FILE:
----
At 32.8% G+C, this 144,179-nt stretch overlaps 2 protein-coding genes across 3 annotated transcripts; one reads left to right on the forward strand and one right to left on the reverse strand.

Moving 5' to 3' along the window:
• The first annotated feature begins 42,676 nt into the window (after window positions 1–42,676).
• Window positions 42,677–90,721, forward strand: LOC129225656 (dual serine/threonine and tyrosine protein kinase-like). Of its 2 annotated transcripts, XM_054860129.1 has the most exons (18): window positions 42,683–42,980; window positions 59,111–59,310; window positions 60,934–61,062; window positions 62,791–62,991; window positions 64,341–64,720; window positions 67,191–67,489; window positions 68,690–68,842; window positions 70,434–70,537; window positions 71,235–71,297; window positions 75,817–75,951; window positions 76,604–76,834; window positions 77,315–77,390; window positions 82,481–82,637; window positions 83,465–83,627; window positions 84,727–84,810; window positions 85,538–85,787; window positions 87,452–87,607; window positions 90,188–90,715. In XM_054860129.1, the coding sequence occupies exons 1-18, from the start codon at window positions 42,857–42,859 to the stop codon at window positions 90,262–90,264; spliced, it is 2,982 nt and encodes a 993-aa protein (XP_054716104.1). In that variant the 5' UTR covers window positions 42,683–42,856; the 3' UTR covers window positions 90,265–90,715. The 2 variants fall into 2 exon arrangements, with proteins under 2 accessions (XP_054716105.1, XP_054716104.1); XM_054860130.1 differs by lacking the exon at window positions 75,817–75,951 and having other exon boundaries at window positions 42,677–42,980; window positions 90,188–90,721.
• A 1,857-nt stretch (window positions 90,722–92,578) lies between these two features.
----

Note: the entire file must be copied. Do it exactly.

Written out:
At 32.8% G+C, this 144,179-nt stretch overlaps 2 protein-coding genes across 3 annotated transcripts; one reads left to right on the forward strand and one right to left on the reverse strand.

Moving 5' to 3' along the window:
• The first annotated feature begins 42,676 nt into the window (after window positions 1–42,676).
• Window positions 42,677–90,721, forward strand: LOC129225656 (dual serine/threonine and tyrosine protein kinase-like). Of its 2 annotated transcripts, XM_054860129.1 has the most exons (18): window positions 42,683–42,980; window positions 59,111–59,310; window positions 60,934–61,062; window positions 62,791–62,991; window positions 64,341–64,720; window positions 67,191–67,489; window positions 68,690–68,842; window positions 70,434–70,537; window positions 71,235–71,297; window positions 75,817–75,951; window positions 76,604–76,834; window positions 77,315–77,390; window positions 82,481–82,637; window positions 83,465–83,627; window positions 84,727–84,810; window positions 85,538–85,787; window positions 87,452–87,607; window positions 90,188–90,715. In XM_054860129.1, the coding sequence occupies exons 1-18, from the start codon at window positions 42,857–42,859 to the stop codon at window positions 90,262–90,264; spliced, it is 2,982 nt and encodes a 993-aa protein (XP_054716104.1). In that variant the 5' UTR covers window positions 42,683–42,856; the 3' UTR covers window positions 90,265–90,715. The 2 variants fall into 2 exon arrangements, with proteins under 2 accessions (XP_054716105.1, XP_054716104.1); XM_054860130.1 differs by lacking the exon at window positions 75,817–75,951 and having other exon boundaries at window positions 42,677–42,980; window positions 90,188–90,721.
• A 1,857-nt stretch (window positions 90,722–92,578) lies between these two features.